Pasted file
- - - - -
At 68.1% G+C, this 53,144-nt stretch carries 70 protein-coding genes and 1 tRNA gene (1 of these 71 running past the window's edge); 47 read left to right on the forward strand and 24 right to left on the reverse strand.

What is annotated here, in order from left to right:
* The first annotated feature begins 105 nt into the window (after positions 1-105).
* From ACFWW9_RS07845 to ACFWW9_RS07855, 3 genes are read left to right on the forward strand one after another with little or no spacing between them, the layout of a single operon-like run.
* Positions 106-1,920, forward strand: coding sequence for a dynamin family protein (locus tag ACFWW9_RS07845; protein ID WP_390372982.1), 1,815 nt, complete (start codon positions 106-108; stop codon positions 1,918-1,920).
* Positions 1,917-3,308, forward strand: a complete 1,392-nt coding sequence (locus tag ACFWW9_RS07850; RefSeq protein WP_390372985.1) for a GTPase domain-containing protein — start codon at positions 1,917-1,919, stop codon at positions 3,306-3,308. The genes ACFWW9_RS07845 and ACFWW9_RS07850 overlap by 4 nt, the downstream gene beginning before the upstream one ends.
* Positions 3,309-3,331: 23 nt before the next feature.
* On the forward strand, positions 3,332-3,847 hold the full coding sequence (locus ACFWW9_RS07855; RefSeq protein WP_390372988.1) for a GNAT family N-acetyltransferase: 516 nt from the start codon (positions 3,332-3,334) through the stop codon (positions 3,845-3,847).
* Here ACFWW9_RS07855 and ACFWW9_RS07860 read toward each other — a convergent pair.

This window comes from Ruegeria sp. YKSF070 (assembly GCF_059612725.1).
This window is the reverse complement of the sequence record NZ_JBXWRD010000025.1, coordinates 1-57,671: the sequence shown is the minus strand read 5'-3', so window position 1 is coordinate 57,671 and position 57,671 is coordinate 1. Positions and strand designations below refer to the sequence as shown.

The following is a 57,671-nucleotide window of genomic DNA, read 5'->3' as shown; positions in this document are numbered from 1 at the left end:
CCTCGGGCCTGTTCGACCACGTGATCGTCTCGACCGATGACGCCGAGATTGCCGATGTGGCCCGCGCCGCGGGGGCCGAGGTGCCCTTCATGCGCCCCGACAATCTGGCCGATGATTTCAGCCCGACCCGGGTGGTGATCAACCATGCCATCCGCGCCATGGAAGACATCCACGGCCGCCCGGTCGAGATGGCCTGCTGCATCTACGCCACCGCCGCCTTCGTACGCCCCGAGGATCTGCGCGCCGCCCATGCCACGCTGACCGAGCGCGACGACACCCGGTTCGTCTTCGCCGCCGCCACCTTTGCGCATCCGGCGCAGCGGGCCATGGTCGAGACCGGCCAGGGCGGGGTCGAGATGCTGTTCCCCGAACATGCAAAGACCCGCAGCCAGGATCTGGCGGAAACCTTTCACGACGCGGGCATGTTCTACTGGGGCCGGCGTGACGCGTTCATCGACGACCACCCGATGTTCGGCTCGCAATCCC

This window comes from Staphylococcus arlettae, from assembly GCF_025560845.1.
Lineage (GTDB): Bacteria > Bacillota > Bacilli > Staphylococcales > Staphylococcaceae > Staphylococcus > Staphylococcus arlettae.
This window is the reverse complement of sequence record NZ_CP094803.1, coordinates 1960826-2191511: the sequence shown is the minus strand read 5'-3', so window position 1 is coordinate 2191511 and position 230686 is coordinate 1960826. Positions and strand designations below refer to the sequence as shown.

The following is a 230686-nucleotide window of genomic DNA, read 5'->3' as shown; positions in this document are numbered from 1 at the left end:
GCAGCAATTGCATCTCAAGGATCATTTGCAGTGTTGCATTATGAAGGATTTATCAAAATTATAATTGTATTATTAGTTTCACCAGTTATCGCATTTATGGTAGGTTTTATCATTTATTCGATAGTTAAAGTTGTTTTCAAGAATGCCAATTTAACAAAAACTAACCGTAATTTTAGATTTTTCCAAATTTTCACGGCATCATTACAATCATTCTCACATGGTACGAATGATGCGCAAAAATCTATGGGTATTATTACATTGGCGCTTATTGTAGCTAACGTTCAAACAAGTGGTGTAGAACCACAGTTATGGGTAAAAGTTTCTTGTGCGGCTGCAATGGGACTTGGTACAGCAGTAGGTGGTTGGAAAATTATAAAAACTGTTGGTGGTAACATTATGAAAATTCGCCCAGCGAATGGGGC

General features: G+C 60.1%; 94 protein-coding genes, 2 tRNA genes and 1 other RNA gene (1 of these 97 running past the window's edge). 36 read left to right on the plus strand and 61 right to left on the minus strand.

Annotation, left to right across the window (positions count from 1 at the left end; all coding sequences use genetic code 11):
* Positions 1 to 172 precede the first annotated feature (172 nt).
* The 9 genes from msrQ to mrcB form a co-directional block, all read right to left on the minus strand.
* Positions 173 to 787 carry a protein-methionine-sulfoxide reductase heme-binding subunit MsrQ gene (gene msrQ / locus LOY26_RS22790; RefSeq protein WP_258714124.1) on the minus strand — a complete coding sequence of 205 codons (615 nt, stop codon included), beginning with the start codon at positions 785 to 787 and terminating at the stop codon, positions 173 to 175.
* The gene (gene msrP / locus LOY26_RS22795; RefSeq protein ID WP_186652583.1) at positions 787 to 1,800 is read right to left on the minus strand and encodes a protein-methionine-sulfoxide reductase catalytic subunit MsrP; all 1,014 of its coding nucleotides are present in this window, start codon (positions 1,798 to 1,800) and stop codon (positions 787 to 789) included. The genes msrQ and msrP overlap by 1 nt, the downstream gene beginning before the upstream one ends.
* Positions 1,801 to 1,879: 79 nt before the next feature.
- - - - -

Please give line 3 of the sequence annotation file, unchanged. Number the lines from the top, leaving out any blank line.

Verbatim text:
* The first annotated feature begins 105 nt into the window (after positions 1-105).